Chinese artist Chen Zhen (1955–2000) is recognized as one of the most influential Chinese artists of the last 30 years. His work is rooted deeply in his personal experiences working across continents and coping with a terminal blood disease diagnosed at the age of 25 (at the time he was given just 6 years to live). His sculptures elicit a deep emotional connection, stirring an unavoidable empathy through universal human experiences. Zhen passed away in 2000 at the age of 45. His work is still shown frequently thanks to the work and passion of his widow Xu Min who continues to organize exhibitions and push his career forward, which has not slowed since his death. His installation Purification Room has been recreated repeatedly since its debut in 2000. It is a conceptually layered installation made using everyday objects covered in clay about the cyclical nature of things we often perceive narrowly as permanent.
Above Image: Chen Zhen, Purification Room, 2000. Photo Credit: .Genc0.
The Purification Room puts time in perspective, refocusing our perception of the lifespan of people, objects, and environments. Considering Zhen’s illness and death shortly following the debut of this piece, the installation could be looked at as self-assuring Zen environment, reducing a familiar space to monochromatic, lifeless, timeless dirt, and refocusing thoughts to one’s own vitality, temporarily and basic origins. The work takes death, inevitable, but oddly haunting and alienating when the clock is exposed, and layers it over everyone and their individual experiences. The Purification Room kills the viewer, the only element missing from the domestic space, presumably covering them in the same apocalyptic dust that’s drowning the rest of reality as we know it. This is not a grim installation though, maybe more of a personal apocalypse. An imagining of what happens, what it feels like, to be moments after death – dull, senseless, calm, elemental, reclaimed.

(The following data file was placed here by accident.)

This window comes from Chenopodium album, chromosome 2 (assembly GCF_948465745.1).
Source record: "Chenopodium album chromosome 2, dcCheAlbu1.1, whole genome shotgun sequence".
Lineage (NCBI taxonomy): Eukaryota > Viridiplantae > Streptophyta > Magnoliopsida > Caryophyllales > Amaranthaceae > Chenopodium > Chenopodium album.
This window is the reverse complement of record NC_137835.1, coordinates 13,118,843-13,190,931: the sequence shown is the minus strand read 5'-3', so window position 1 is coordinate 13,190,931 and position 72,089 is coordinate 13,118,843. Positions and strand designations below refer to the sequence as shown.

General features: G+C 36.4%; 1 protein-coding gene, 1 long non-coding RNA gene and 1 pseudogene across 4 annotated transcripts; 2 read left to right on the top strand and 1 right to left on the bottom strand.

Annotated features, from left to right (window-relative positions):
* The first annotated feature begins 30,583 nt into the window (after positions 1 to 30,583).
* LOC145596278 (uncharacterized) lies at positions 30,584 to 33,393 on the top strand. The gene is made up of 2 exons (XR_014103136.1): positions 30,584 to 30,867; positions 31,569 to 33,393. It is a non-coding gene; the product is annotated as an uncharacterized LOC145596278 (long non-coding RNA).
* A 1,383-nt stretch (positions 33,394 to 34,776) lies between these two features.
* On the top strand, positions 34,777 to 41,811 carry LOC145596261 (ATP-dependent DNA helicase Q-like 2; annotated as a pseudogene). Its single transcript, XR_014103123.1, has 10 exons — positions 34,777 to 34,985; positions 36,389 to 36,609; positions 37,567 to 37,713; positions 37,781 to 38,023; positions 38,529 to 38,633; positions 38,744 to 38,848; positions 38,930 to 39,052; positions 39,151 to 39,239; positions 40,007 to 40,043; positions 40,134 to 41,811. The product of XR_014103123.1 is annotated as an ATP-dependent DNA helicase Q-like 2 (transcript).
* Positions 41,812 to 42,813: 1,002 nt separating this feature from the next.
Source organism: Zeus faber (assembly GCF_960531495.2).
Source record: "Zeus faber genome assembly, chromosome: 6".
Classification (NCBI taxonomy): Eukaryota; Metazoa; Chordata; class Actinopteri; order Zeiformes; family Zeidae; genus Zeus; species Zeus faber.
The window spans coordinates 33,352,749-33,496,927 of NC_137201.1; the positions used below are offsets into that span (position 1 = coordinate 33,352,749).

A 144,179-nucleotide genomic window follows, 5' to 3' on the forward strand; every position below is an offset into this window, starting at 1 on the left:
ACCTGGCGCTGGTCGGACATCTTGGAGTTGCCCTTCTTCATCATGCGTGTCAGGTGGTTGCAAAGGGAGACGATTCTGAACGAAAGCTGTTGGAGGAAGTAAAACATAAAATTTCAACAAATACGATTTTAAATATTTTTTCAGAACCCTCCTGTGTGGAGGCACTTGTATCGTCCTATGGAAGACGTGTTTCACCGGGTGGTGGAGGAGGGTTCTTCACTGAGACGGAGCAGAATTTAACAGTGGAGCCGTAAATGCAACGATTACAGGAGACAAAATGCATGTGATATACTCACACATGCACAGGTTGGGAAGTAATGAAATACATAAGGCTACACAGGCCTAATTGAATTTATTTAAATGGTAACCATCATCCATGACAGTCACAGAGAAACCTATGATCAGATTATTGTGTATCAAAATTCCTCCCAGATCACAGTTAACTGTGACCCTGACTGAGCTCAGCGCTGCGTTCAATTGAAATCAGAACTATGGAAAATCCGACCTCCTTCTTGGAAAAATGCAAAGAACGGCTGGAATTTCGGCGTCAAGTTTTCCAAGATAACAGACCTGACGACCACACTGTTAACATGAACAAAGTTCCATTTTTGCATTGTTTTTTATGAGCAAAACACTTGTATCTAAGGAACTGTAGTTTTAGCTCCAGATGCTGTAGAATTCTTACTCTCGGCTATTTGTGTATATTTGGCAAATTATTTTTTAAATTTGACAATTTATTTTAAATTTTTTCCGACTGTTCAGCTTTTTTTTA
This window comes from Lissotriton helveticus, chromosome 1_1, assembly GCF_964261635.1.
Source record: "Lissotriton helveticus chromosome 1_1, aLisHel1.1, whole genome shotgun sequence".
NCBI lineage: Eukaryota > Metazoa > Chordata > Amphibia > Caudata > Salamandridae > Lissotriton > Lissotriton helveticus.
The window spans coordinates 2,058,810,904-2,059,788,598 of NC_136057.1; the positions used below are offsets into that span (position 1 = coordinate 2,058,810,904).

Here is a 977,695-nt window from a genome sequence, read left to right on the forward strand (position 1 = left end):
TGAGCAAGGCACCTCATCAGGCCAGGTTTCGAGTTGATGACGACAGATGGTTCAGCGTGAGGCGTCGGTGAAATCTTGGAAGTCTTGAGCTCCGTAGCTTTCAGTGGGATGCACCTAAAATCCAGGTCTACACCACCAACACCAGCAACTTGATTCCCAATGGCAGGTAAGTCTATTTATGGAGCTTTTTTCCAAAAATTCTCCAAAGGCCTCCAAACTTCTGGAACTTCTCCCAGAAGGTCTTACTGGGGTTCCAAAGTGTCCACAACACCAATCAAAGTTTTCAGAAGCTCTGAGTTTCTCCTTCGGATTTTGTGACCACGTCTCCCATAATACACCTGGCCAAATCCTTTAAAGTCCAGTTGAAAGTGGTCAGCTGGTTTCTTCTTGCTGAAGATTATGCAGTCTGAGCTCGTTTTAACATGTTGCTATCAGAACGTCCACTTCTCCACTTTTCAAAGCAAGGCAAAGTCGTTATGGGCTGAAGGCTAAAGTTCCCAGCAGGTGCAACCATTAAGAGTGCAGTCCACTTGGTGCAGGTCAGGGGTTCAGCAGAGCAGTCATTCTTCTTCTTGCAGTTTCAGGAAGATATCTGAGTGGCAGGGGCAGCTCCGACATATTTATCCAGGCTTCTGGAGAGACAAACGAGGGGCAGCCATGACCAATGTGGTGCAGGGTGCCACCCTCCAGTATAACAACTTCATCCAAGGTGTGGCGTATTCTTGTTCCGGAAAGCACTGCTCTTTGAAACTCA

In 2008 Zhen’s widow, Xu Min, spoke to Design Boom at the Mart Museum in Rovereto, Italy, about her late husband and what it means to recreate the Purification Room:
“The natural material I use helps figure out the source which the objects come from as well as the place where they will go back after their circulation through the society. The purifying elements sacrifice those objects after their utilisation, and sublimate a latent spirit; they provoke a new destiny to the fatal conclusion of these objects.”
Xu Min continues, “I rely on the experiences of working next to my husband Chen Zhen, for almost ten years. he influenced me a lot and we discussed a lot. I have kind of slowly entered into the sense of … not only putting on an exhibition but also, most importantly, I sense how to release the energy of Chen Zhen’s work. After the death of my husband, I sense it even more. I feel a heavy responsibility to engage in his thoughts on simple presentation. I try to not to forget what he wanted to say and now this energy flows through me, sometimes it’s through my hands directly, but its up to me to do justice.”
How did Chen Zhen’s sickness impact his art?
“The disease influenced his work, but he transformed it into a positive thing,” Xu Min explained to Design Boom. “He worked non stop because he wanted to develop an important subject. He wanted to become a doctor and he treated his body as a laboratory. He wanted to heal himself but also heal the world. Because the world and the body are linked. He wanted to develop this subject as a subject of life. If he were still living, I think he would be developing lots of projects in this sense. He always worked in this relation between man, society and nature. The societal sickness – It’s a mental sickness. Chen Zhen had many worries for this. Before anything, you have to heal the mentality, heal the problems, society and nature.” (Read the full interview here)
The Purification Room has been recreated around 10 times since his death in 2000 including in the Galleria Continua; Beijing, The Mart Museum; Italy, and most recently at the Rockbund Art Museum (RAM) in Shanghai (May 30 – October 7, 2015). You can see some of the many iterations of the piece below.
Justin Crowe is a Writer and Director of Operations at cfile.
What do you think of Chen Zhen’s Purification Room and Xu Min’s efforts to recreate it? Tell us in the comments below!